By Barry Reszel
Stephen Sondheim‘s ascension point to the throne of musical theatre innovation came in 1970. His Company, a deep, insightful, mostly pessimistic, vignette-driven study of New York heterosexual relationships (mostly marriage) is largely considered the first conceptual musical to receive critical and popular success.
Glencoe’s Writers Theatre’s first-class staging of the George Furth (book) and Sondheim classic is certain to be applauded by fans of the storied composer and the show itself.
It’s also the first opportunity for musical theatre fans to see the genre in Writers’ beautiful new performance space. On Todd Rosenthal‘s multi-tiered, mostly conceptual, thrust set featuring a giant askew window looking out to the New York street below, the talented cast under direction of William Brown music direction of Tommy Vendafreddo and Brock Clawson‘s minimalist choreography is perfectly professional.
New York-based Thom Miller plays lead Robert/Bobby with required initial ambivalence to his early mid-life crisis, celebrated by married friends throwing their lone single pal a surprise 35th birthday party at his place. The show’s two hours cover a three-year span offering insight to Robert’s friends’ life stations, specifically their opinions on marriage, and move Bobby from generally uncaring to mildly anxious.
Along the way are several notable markers.
Nitpicking, competitive Harry (James Earl Jones II) and Sarah (Alexis J. Rogers) take each other on in martial arts and deliver a terrific rendition of “The Little Things You Do Together.” Jones, Patrick Martin (David) and Patrick Sarb (Larry) offer the marriage ballad “Sorry-Grateful” with particular aplomb.
The pot smoking vignette with Bobby, David and Jenny (Blair Robertson) and the pre-wedding jitters piece featuring reluctant bride Amy (Allison Hendrix) and lapdog fiancé Paul (Bernard Balbot) are truly played for every comic touch, delivered expertly by the two women.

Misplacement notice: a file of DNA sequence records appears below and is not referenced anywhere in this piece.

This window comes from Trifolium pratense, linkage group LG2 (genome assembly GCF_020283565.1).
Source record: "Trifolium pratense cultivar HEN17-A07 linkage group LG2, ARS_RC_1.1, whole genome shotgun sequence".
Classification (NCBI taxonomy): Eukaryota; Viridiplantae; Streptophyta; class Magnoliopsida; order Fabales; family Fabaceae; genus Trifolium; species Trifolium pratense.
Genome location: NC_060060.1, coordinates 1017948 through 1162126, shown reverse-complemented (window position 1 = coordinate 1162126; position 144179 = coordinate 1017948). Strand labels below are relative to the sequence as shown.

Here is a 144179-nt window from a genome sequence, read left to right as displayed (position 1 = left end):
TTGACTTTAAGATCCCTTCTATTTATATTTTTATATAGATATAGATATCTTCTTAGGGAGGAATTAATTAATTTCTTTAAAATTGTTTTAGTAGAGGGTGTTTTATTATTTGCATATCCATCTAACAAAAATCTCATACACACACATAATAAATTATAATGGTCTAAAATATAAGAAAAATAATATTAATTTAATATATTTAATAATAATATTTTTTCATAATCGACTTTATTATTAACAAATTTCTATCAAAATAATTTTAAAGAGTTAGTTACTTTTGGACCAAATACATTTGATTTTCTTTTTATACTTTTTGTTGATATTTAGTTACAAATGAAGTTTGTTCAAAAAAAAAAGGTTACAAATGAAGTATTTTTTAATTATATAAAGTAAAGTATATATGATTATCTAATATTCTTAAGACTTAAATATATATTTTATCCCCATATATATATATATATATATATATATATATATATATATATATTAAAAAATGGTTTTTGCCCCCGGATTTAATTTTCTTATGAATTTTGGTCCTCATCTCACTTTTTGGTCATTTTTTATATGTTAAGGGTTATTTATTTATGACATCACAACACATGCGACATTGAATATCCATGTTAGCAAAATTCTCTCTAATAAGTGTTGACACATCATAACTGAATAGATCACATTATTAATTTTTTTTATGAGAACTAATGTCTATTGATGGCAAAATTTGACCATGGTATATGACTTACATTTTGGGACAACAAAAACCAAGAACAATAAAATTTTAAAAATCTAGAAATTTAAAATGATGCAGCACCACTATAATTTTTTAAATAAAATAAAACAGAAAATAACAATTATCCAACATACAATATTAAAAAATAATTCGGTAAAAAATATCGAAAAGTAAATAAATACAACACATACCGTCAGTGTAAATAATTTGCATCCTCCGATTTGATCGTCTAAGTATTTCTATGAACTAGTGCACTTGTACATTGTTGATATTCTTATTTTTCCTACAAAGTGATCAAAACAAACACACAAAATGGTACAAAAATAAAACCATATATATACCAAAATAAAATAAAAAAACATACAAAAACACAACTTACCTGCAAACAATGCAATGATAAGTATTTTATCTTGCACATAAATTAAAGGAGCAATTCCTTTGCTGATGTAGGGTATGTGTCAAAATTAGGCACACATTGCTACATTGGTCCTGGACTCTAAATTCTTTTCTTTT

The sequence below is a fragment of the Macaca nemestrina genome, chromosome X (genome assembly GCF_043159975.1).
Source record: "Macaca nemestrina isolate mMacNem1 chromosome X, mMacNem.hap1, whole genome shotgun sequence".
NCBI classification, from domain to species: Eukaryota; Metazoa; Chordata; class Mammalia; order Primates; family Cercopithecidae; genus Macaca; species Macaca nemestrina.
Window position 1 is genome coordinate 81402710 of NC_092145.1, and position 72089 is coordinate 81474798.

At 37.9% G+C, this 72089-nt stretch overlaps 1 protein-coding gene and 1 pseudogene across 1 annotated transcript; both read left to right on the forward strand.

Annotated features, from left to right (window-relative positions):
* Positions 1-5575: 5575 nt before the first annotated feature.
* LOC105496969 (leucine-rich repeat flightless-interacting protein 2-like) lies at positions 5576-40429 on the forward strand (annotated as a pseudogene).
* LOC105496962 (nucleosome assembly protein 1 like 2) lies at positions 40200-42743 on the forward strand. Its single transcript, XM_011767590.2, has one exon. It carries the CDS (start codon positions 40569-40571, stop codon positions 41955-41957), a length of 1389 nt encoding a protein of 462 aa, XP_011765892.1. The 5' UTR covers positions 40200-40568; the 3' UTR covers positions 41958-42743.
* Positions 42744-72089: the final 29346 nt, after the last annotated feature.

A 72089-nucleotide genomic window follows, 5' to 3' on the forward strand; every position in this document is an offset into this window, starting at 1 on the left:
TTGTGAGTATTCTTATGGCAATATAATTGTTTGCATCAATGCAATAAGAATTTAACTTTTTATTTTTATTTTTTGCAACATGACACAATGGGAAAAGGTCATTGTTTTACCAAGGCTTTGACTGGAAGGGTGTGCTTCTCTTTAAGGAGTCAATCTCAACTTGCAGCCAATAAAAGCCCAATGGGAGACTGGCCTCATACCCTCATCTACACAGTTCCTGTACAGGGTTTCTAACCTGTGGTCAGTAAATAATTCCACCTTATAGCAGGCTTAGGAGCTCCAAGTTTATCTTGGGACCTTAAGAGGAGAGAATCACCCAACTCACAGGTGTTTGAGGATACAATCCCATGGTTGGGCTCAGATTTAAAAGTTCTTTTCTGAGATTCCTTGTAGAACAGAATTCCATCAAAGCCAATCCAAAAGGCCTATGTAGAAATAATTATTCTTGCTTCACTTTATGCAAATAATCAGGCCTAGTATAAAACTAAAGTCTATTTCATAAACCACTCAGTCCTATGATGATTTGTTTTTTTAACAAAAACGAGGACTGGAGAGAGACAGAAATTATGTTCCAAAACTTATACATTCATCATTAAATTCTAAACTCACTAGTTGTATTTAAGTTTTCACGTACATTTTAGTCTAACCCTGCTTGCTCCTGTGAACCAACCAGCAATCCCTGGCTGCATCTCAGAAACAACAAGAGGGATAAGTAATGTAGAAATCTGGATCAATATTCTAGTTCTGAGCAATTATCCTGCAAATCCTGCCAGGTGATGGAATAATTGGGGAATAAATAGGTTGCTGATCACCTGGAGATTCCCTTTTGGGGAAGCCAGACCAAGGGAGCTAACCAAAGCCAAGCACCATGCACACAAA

Bobby girlfriend Marta, probably the most interesting character of the bunch, is perfectly cast with the incredible Christine Mild, who kills with her solo of “Another Hundred People.” Lia Mortensen can lunch with the ladies as well as the original Joanne, Patti LuPone. Miller delivers lovely vocals, particularly in “Marry Me a Little” and “Being Alive.”
A full Company character breakdown, plot synopsis and production history may be read here.
The lone issue this reviewer has with the show lies not in the Writers Theatre’s execution, but in the too-subtle, minuscule character movement of Bobby over the course of three years, along with the teeth-pulling reluctance to affirm life and marriage nearly every character illustrates.
Insightful? No doubt. Realistic? Perhaps. Entertaining? Not for all. And let’s be honest, Sondheim fans, that damn “Bobby…Bobby…Bobby Baby…Boobie…Bubbie…” ear worm sung about a thousand times over the course of the two-hour production is destined to haunt Vendafreddo’s dreams until at least October.
It all makes it pretty hard to believe when Director Brown says, “From the moment it was announced more than a year ago, every single person I meet, no matter what their role in life is, says, ‘Company? That’s one of my favorite musicals.'”
Because it’s hard to imagine Company in most people’s “Top 10 Musicals.” Misery loves company; Company loves melancholy. And that’s not the formula for most popularly successful musical theatre productions.
But for those patrons desiring insight of a dramatic play with music from a master, Writers Theatre’s Company is just the ticket.
Writers Theatre presents “Company” through August 7 in the Alexandra C. and John D. Nichols Theatre, 325 Tudor Court, Glencoe. More information and tickets ($35 – $80) are available by calling (847) 242-600 or online here.